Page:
• If the industry hope to grow faster than the population, it has to figure out how to get people to spend more money for the same 1,500lb of food (our annual consumption), or entice them to actually eat more (creating while new eating occasions i.e. protein bar or Pop-Tart) than that.
  • There is money to be made in food, unless you are trying to grow it. – Food Industry Executive
  • The further a product’s identity moves from a specific raw material – that is, the more processing steps involved – the less vulnerable is its processor to the variability of nature.
    • As Tyson understood, you want to be selling something more than a commodity, something more like a service: novelty, convenience, status, fortification, lately even medicine.
    • Evidently we are moving into the fourth age of food processing, in which the processed food will be infinitely better (i.e. contain more of whatever science has determined to be the good stuff) than the whole foods on which they are based.
    • Due to our current reductionist premise – that food is nothing more than the sum of its nutrients…We breakdown plants and animals into their component parts and then reassemble them into high-value-added food systems.
The Consumers
  • The United Nations reported that in 2000 the number of people suffering from overnutrition – a billion – had officially surpassed the number suffering from malnutrition – 800 million.
  • Thrifty gene – our hunter-gatherer ancestors feast whenever the opportunity presented itself, allowing them to buildup reserves of fat against future famine.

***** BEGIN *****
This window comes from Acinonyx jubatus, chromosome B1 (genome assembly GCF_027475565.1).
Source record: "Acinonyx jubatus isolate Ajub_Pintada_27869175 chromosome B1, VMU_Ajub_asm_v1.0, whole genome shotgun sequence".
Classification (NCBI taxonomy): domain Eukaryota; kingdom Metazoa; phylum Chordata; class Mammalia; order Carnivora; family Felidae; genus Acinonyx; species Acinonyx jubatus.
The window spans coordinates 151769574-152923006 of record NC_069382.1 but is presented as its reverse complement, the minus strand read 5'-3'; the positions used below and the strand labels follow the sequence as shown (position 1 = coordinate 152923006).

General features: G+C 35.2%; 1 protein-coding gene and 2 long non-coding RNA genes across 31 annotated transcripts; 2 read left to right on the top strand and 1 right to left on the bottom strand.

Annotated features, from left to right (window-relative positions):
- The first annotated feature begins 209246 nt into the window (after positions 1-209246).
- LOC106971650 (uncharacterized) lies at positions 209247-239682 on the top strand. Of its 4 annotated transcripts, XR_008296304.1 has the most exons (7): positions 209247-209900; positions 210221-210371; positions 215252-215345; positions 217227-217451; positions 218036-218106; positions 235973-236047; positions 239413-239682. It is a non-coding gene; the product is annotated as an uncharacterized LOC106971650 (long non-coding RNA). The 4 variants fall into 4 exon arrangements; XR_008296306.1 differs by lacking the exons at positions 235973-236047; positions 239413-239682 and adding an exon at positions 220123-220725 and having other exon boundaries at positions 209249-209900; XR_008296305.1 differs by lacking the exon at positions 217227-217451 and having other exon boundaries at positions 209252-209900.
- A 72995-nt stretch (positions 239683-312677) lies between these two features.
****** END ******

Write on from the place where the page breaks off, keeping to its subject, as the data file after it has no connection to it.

• Useful adaptation in an environment of food scarcity and unpredictability; disaster in an environment of fast food abundance – our bodies are reserves of fat against a famine that never comes.
  • Like most warm blooded creatures, humans have inherited a preference for energy-dense foods, a preference reflected in the sweet tooth shared by most mammals.
    • A sweet tooth represents an excellent adaptation for an omnivore whose big brain demands a tremendous amount of glucose (the only type of energy the brain can use).
    • The adult human brain accounts for 2% of our body weight but consumes 18% of our energy, all of which must come from a carbohydrate.
  • The power of food science lied in its ability t break foods down into their nutrient parts and then reassemble them in specific ways that, in effect, push our evolutionary buttons, fooling the omnivore’s inherited food selection system.
The Meal: Fast Food
  • Like other comfort foods, fast food supplies (besides nostalgia) a jolt of carbohydrates and fat, which, some scientists now believe, relieve stress and bathe the brain in chemicals that make it feel good.
  • Vegetarians advocate eating “low on the food chain” – every step up the chain reduces the amount of food energy by a factor of ten, which is why in any ecosystem there are only a fraction as many predators as there are prey.